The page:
Darrel Stephens closed the door Friday on his nearly nine-year tenure as Charlotte’s police chief – a time of some success in crime reduction tainted recently by worrisome spikes in crime, the Charlotte Observer reports. Stephens plans to do some law enforcement consulting work and, possibly, teach. City Manager Curt Walton picked Rodney Monroe, the police chief in Richmond, Va., from a field of 46 applicants to succeed Stephens.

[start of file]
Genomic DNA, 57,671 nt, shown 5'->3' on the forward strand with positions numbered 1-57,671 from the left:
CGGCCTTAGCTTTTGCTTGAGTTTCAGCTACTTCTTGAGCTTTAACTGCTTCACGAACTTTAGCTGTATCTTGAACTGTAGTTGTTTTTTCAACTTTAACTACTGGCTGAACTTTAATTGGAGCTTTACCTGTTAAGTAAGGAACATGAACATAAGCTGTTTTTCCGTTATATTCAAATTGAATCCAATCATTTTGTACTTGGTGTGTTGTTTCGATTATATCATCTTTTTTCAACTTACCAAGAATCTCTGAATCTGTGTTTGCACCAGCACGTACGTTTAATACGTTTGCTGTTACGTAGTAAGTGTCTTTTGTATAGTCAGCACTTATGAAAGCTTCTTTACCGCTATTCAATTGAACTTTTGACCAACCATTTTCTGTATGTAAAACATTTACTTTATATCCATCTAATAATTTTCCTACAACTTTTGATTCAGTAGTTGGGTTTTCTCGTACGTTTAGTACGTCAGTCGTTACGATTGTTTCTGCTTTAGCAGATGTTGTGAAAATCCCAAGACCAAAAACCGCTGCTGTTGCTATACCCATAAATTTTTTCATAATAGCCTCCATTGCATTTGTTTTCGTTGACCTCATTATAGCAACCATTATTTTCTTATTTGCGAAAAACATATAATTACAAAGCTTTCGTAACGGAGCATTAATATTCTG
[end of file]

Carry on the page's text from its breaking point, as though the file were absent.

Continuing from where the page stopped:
Stephens, 61, was the city administrator and former police chief in St. Petersburg, Fl., when Charlotte chose him to succeed Dennis Nowicki as police chief. Under his watch, the city’s violent crime rate fell 22 percent, and the department added 241 officers. But the number of new hires hasn’t kept up with Charlotte’s explosive growth – the city last year had 216 officers per 100,000 people, down from 245 officers in 2000. His focus on community policing has led local critics to charge that his department hasn’t been aggressive enough in fighting crime. Said Julie Eiselt, the founder of Neighbors for a Safer Charlotte: “We need somebody who is going to be very direct and hands-on in communicating with criminals, responding in a more face-to-face manner. I’m not sure that’s what Chief Stephens’ strength was.” Stephens has defended his department, saying it’s merely one part of a justice system that, through lack of state funding for courts and jails, turns repeat offenders loose to be re-arrested.